Your uncorrected version “Major part of (rather than modern…why leave out the traditional?:-) ) medicine is the major threat to health in the world today” perhaps still holds good?

    Does cognitive decline add a few slips of newer wisdom, I wonder? 🙂

    Loved your COI statement punchline and all. 🙂

  • Tom Jefferson

    Dear Richard, yes there are many sources of distortion and bias in addition to medical journals. I also agree that as things currently stand medical journals are part of the problem, not part of the solution. I would also add (probably most) systematic reviews to the list because they are mainly based on what is visible, whether it is published or unpublished (and not on the totality of evidence). We still have no comprehensive approach to the problem. As your remarks point out, the majority of readers or users of journals still do not realize that there is a problem. Those that do are overwhelmed by the enormity of its implications (hence they prefer not to react to anything which may rock the boat such as Ioannidis’ work). Readers of prestigious journals do not realize that they are the preferential target of promotional messages. The editors of such journals may realize that they are being targeted, but in this curious symbiosis of big money with big journals they are in need of the cash that reprints and sponsorship bring to their institution.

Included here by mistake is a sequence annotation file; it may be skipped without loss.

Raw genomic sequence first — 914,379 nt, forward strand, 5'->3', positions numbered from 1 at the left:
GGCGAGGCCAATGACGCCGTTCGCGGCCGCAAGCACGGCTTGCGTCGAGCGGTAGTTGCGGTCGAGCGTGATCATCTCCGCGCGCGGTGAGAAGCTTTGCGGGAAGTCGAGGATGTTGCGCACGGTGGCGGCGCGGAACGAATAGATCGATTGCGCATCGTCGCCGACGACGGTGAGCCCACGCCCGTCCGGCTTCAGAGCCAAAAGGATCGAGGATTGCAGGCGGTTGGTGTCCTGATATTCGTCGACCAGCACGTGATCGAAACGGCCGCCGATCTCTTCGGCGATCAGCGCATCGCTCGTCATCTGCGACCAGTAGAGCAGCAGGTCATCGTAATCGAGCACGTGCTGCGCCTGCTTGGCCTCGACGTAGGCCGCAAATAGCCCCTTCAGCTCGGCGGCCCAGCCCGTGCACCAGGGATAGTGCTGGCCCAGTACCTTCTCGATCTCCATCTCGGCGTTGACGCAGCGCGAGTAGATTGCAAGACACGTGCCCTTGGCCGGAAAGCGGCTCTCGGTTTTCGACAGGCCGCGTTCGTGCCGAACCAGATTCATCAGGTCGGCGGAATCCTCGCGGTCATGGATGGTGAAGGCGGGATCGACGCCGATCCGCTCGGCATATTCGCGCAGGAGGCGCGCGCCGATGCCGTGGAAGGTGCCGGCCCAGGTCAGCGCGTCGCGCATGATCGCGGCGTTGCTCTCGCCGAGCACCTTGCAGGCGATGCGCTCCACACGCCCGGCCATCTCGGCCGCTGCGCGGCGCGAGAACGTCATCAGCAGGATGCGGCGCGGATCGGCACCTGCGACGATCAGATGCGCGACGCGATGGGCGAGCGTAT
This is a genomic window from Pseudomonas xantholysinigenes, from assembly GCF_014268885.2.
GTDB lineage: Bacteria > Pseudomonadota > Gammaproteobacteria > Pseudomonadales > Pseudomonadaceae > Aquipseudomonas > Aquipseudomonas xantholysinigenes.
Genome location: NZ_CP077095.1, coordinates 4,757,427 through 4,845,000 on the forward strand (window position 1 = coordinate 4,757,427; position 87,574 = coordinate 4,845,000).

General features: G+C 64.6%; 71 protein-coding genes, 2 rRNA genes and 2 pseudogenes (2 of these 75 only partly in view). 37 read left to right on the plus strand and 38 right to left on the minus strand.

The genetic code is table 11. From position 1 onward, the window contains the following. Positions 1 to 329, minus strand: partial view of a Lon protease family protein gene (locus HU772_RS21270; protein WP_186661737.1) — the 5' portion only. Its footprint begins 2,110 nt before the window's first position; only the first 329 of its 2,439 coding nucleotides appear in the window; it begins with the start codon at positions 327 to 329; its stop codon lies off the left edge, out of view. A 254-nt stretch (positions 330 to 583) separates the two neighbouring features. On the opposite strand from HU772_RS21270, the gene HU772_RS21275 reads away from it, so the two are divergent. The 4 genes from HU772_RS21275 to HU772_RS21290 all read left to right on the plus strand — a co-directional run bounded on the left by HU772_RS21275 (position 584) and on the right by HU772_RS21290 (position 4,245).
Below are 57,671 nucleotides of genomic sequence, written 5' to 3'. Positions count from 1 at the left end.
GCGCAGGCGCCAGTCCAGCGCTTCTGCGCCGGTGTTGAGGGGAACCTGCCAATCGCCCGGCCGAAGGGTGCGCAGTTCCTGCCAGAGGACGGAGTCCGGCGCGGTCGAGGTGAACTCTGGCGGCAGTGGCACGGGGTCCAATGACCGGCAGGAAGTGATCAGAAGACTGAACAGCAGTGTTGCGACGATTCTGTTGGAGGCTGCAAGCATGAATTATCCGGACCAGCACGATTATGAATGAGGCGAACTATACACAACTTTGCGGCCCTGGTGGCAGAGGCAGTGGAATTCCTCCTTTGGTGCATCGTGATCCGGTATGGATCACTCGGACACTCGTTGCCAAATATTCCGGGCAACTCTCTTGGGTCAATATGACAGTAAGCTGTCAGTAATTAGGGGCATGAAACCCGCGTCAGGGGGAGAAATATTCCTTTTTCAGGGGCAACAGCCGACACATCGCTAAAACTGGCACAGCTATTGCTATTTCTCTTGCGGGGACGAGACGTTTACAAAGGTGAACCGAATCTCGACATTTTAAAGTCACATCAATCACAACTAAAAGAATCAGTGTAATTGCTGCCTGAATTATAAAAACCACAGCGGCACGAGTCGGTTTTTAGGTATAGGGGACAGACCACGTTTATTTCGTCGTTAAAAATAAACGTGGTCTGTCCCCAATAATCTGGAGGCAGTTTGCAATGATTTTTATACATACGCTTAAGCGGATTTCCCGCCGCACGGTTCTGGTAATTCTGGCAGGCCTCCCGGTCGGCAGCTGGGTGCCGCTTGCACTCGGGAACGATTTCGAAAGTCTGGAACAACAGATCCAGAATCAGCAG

In a complex world we have a complex problem, but few of us seem to even want to discuss it or even admit that it exists. Its solution (if we ever get there) will entail a broad coalition of forces, but we could start with doctors who are responsible for signing prescriptions and giving impartial advice to patients.

  • Birte

    More about Freedman and Ioannidis by Kent Anderson on the Scholarly Kitchen blog: “Is There Really a Systematic Problem in Medical Publishing? Or Just a Reporter With a Narrative?”

  • Some of us can't comment because the article is not available to non-subscribers. Sad was the day when BMJ pulled back from being a full free text on the net journal. I used to read BMJ regularly and mention it in my classes and on my website, but no more.

    Steve Simon,